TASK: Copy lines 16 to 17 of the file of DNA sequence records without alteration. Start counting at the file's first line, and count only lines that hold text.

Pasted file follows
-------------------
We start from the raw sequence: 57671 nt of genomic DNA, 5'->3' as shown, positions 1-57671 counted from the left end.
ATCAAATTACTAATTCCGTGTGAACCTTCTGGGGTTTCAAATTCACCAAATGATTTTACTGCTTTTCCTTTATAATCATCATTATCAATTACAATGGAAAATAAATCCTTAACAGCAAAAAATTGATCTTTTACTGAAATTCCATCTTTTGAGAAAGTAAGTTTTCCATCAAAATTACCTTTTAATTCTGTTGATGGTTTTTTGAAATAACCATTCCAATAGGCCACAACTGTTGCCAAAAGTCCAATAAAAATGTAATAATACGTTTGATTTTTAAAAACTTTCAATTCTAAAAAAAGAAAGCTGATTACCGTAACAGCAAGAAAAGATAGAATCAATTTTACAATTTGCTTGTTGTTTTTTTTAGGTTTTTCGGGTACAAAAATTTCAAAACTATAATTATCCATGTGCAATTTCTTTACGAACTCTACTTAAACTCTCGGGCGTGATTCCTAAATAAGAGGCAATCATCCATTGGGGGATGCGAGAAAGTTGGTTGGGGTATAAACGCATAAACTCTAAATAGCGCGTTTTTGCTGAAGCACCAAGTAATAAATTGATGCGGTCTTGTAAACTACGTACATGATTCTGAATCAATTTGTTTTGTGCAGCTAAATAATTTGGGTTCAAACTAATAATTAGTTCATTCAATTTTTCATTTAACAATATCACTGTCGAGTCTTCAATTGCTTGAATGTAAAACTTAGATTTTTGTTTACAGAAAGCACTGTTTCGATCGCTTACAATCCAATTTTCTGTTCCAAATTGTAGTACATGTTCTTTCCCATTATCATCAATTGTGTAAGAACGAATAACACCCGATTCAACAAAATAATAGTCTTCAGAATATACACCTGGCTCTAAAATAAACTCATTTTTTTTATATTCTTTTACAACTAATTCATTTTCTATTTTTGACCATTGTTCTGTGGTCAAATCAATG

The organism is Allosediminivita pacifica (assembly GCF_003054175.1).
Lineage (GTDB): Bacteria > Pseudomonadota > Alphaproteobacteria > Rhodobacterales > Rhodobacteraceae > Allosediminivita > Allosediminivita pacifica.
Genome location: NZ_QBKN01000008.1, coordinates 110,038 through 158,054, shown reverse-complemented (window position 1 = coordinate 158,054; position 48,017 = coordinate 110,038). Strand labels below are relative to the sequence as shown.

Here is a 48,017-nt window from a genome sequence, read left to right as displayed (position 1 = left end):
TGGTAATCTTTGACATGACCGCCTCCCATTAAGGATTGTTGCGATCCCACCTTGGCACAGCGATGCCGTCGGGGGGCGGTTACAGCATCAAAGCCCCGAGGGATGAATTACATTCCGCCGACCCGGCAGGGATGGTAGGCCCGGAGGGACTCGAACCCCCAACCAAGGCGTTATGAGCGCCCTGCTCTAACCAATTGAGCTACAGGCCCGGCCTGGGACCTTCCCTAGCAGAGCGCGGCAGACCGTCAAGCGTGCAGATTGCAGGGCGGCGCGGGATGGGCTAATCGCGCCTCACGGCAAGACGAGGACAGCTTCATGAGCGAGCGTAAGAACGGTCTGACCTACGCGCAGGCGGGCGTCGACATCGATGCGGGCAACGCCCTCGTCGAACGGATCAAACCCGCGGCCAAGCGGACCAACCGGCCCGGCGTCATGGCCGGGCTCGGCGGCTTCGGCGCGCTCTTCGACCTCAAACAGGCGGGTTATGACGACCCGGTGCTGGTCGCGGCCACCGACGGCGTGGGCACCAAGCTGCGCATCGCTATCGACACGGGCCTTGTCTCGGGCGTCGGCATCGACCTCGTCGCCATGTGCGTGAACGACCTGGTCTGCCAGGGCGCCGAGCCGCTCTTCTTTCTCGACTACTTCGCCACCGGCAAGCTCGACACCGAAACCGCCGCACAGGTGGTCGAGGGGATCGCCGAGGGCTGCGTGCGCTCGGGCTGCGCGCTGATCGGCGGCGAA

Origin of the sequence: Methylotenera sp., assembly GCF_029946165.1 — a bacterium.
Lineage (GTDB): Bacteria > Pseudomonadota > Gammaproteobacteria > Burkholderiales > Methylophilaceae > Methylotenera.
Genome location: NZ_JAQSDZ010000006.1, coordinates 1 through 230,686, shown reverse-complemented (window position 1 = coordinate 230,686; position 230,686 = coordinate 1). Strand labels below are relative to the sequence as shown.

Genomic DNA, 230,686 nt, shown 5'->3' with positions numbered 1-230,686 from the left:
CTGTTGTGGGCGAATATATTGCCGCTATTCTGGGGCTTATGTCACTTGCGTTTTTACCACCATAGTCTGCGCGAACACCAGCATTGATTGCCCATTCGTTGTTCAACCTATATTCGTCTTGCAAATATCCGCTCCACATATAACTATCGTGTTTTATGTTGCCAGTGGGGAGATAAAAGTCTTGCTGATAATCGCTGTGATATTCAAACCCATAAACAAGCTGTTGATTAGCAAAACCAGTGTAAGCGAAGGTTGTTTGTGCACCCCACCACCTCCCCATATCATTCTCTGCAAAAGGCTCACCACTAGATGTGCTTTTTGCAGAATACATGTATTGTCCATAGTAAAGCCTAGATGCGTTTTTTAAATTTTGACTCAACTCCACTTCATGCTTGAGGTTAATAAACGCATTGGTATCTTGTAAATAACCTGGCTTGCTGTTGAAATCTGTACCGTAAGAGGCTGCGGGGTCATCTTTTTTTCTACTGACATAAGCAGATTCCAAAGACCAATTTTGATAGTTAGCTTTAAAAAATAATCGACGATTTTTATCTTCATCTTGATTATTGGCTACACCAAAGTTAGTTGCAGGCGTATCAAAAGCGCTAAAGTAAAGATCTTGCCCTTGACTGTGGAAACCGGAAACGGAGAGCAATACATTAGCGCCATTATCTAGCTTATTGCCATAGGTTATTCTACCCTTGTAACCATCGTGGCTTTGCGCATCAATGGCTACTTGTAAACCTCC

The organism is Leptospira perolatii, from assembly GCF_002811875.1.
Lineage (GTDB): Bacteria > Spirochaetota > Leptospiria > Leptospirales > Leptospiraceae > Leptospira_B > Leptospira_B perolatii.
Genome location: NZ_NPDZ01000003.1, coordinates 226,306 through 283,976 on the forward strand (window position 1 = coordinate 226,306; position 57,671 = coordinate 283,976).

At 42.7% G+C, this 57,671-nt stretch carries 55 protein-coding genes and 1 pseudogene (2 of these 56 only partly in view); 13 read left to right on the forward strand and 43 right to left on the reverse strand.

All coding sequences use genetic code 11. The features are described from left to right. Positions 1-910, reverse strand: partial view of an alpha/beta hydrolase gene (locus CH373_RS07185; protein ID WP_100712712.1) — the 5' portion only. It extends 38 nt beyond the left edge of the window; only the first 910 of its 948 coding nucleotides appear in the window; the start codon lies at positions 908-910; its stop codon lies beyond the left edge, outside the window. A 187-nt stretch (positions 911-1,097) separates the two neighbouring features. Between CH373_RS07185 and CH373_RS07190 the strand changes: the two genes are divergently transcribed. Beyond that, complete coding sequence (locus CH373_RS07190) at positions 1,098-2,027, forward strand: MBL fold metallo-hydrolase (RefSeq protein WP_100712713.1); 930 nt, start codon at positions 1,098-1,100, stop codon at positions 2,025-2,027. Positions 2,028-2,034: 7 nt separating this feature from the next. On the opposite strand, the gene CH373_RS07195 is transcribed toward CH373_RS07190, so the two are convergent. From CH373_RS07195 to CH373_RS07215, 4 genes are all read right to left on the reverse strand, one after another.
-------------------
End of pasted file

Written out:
At 42.7% G+C, this 57,671-nt stretch carries 55 protein-coding genes and 1 pseudogene (2 of these 56 only partly in view); 13 read left to right on the forward strand and 43 right to left on the reverse strand.

All coding sequences use genetic code 11. The features are described from left to right. Positions 1-910, reverse strand: partial view of an alpha/beta hydrolase gene (locus CH373_RS07185; protein ID WP_100712712.1) — the 5' portion only. It extends 38 nt beyond the left edge of the window; only the first 910 of its 948 coding nucleotides appear in the window; the start codon lies at positions 908-910; its stop codon lies beyond the left edge, outside the window. A 187-nt stretch (positions 911-1,097) separates the two neighbouring features. Between CH373_RS07185 and CH373_RS07190 the strand changes: the two genes are divergently transcribed. Beyond that, complete coding sequence (locus CH373_RS07190) at positions 1,098-2,027, forward strand: MBL fold metallo-hydrolase (RefSeq protein WP_100712713.1); 930 nt, start codon at positions 1,098-1,100, stop codon at positions 2,025-2,027. Positions 2,028-2,034: 7 nt separating this feature from the next. On the opposite strand, the gene CH373_RS07195 is transcribed toward CH373_RS07190, so the two are convergent. From CH373_RS07195 to CH373_RS07215, 4 genes are all read right to left on the reverse strand, one after another.